Last week, the second annual Midburn festival—a radical five-day event of art and expression and self-reliance and sundry communal tomfoolery—took place in a “temporary city” in the Negev Desert. An estimated 6,000 attended, who, by virtue of being present, adhere to “The Ten Principles” as established by Larry Harvey, the founder of the U.S.-based Burning Man festival after which Midburn is modeled. But it appears that two principles, namely “Civic Responsibility” and “Leaving No Trace,” were violated.
On May 24, a Saturday night, festivalgoers watched a wooden temple burn on a hilltop. I imagine many danced, or gazed agape as they contemplated the meaning of it all, as the flames screamed upward into the night sky. Below the fire, however, and atop the hill, were prehistoric artifacts. Reports Haaretz:
…a huge blaze lasting several hours, damaged an archaeological site at the community Nahal Boker. The site contains ruins from the Middle Paleolithic period 150,000 years ago and the Epipaleolithic period 15,000 years ago.
The flat-topped hill on which the temple stood served as a workshop in ancient times. The site was discovered 30 years ago and the find scuttled plans to build a power station there.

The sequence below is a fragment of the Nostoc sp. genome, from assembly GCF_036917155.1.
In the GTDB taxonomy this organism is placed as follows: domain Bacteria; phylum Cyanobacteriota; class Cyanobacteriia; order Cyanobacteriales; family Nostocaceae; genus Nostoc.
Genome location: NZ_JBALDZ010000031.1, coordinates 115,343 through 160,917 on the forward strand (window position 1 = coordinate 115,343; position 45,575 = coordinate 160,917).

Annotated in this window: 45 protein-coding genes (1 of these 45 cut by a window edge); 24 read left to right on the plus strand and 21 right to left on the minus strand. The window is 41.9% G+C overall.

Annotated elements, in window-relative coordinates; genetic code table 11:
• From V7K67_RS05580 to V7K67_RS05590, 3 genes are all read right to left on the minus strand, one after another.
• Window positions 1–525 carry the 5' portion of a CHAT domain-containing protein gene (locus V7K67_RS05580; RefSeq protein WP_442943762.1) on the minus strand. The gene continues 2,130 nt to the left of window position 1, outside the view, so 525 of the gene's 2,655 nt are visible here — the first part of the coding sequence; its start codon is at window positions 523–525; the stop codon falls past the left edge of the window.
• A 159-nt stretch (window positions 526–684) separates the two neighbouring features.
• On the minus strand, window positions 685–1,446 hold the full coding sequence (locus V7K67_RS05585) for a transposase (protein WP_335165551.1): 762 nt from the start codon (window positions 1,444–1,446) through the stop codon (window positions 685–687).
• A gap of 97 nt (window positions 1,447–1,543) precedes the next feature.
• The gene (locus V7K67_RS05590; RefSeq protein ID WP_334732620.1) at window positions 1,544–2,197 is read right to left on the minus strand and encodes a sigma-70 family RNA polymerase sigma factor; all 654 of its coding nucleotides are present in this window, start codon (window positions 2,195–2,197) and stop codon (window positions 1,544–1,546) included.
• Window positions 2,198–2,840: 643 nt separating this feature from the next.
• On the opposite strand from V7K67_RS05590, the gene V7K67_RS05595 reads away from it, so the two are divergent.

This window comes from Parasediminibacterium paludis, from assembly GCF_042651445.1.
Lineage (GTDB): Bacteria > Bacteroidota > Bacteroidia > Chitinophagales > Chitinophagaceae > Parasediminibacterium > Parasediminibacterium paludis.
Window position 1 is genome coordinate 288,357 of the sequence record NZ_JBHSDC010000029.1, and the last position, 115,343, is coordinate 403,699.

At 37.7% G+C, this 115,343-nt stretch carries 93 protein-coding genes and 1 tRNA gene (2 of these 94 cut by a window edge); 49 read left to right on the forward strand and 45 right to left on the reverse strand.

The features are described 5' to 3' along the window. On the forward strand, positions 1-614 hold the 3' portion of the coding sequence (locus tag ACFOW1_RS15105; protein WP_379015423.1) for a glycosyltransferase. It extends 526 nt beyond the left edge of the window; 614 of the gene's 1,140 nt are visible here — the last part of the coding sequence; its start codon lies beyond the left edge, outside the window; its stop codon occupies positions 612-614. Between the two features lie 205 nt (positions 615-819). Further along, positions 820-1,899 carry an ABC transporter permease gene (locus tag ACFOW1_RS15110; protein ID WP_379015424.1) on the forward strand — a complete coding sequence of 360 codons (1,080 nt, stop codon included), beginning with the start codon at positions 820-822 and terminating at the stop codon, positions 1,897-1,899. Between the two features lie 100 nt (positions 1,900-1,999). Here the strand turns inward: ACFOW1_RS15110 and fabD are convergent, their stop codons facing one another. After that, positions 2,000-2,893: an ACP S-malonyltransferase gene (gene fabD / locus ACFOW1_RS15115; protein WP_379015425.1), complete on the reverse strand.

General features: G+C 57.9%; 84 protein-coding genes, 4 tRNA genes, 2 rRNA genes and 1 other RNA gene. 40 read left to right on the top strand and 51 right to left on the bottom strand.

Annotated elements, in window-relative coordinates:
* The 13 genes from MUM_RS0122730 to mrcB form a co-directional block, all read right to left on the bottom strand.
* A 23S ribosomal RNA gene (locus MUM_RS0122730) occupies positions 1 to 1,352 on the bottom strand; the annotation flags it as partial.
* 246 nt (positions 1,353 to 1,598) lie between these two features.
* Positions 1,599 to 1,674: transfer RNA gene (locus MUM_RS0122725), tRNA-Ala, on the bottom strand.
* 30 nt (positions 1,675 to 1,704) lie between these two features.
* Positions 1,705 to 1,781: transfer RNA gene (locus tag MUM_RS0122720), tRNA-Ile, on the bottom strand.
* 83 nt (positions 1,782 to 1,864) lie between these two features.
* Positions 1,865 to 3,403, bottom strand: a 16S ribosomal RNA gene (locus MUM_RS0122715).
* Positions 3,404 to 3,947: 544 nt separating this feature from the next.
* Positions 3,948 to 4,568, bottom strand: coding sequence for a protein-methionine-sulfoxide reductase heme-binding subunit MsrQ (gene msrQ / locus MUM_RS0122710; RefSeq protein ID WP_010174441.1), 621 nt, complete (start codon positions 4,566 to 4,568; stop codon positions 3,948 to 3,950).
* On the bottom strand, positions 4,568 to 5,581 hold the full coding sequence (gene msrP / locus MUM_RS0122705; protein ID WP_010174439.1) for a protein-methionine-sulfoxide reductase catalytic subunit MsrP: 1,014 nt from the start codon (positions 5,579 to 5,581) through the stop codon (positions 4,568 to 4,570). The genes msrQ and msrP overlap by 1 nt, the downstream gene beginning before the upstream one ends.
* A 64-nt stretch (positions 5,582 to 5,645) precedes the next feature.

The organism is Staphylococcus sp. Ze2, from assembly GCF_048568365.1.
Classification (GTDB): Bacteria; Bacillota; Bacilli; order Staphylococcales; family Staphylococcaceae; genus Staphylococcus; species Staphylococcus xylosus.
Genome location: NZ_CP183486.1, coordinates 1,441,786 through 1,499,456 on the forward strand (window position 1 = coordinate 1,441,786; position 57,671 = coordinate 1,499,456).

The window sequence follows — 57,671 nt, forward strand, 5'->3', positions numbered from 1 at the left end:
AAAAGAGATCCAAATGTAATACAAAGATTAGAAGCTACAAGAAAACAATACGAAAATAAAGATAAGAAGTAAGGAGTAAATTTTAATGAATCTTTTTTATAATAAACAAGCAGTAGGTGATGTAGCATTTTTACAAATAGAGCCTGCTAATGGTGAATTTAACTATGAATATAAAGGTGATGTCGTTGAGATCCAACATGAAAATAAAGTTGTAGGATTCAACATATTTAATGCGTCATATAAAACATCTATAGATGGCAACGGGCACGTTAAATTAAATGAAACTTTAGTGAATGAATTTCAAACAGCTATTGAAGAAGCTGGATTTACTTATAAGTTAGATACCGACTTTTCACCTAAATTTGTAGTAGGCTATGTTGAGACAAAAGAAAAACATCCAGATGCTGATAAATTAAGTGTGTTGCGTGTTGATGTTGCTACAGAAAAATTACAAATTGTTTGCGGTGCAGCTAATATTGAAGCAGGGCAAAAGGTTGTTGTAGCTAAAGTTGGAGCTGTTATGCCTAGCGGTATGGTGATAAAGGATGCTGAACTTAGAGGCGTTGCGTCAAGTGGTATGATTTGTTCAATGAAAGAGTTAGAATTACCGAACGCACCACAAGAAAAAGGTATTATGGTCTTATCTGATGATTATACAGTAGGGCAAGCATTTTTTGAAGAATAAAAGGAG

According to the Israel Antiquities Authority, the damage may be great, though it can only be fully assessed once the weather turns rainy and the dust is washed away.
“It’s unfortunate and sad,” said Yoram Haimi, the authority’s archaeologist for the district. Haimi said he toured the area during the event, after the temple had been put up, and asked Midburn’s organizers to ensure that it would not be burned to the ground.
Haimi told Haaretz that he will file a police complaint. Apparently, Midburn authorities covered its tracks, obtaining all the necessary permits.
“The antiquities authority contacted us only in the middle of the event,” they said in a statement. “We tried very hard not to harm the area and collect all the waste, because that’s part of Midburn’s principles. We regret any misunderstanding.”